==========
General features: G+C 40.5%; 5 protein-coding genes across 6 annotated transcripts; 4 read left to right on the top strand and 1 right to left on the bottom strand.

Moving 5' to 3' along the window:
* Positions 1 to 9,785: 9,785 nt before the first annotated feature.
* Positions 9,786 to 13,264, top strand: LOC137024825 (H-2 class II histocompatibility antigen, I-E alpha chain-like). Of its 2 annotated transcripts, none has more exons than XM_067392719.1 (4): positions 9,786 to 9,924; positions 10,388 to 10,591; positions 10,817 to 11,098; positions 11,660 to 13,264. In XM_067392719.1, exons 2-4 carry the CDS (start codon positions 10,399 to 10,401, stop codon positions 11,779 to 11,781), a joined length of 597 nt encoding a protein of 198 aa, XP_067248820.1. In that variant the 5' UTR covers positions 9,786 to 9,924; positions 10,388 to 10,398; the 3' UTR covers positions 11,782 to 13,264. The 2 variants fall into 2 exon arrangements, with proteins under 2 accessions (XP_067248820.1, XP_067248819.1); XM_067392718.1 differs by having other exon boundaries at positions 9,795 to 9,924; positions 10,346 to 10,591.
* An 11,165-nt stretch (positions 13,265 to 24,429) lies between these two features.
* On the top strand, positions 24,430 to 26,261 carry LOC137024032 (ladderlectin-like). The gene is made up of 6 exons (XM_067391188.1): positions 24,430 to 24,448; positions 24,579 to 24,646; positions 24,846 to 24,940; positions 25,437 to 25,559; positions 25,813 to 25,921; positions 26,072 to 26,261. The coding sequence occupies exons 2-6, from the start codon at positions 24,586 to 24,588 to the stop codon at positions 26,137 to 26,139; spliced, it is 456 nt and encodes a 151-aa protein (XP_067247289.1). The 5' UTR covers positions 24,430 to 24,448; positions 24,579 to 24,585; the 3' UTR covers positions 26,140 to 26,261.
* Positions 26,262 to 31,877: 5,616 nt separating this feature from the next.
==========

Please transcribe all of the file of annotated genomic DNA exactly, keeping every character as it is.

General features: G+C 40.5%; 5 protein-coding genes across 6 annotated transcripts; 4 read left to right on the top strand and 1 right to left on the bottom strand.

Moving 5' to 3' along the window:
* Positions 1 to 9,785: 9,785 nt before the first annotated feature.
* Positions 9,786 to 13,264, top strand: LOC137024825 (H-2 class II histocompatibility antigen, I-E alpha chain-like). Of its 2 annotated transcripts, none has more exons than XM_067392719.1 (4): positions 9,786 to 9,924; positions 10,388 to 10,591; positions 10,817 to 11,098; positions 11,660 to 13,264. In XM_067392719.1, exons 2-4 carry the CDS (start codon positions 10,399 to 10,401, stop codon positions 11,779 to 11,781), a joined length of 597 nt encoding a protein of 198 aa, XP_067248820.1. In that variant the 5' UTR covers positions 9,786 to 9,924; positions 10,388 to 10,398; the 3' UTR covers positions 11,782 to 13,264. The 2 variants fall into 2 exon arrangements, with proteins under 2 accessions (XP_067248820.1, XP_067248819.1); XM_067392718.1 differs by having other exon boundaries at positions 9,795 to 9,924; positions 10,346 to 10,591.
* An 11,165-nt stretch (positions 13,265 to 24,429) lies between these two features.
* On the top strand, positions 24,430 to 26,261 carry LOC137024032 (ladderlectin-like). The gene is made up of 6 exons (XM_067391188.1): positions 24,430 to 24,448; positions 24,579 to 24,646; positions 24,846 to 24,940; positions 25,437 to 25,559; positions 25,813 to 25,921; positions 26,072 to 26,261. The coding sequence occupies exons 2-6, from the start codon at positions 24,586 to 24,588 to the stop codon at positions 26,137 to 26,139; spliced, it is 456 nt and encodes a 151-aa protein (XP_067247289.1). The 5' UTR covers positions 24,430 to 24,448; positions 24,579 to 24,585; the 3' UTR covers positions 26,140 to 26,261.
* Positions 26,262 to 31,877: 5,616 nt separating this feature from the next.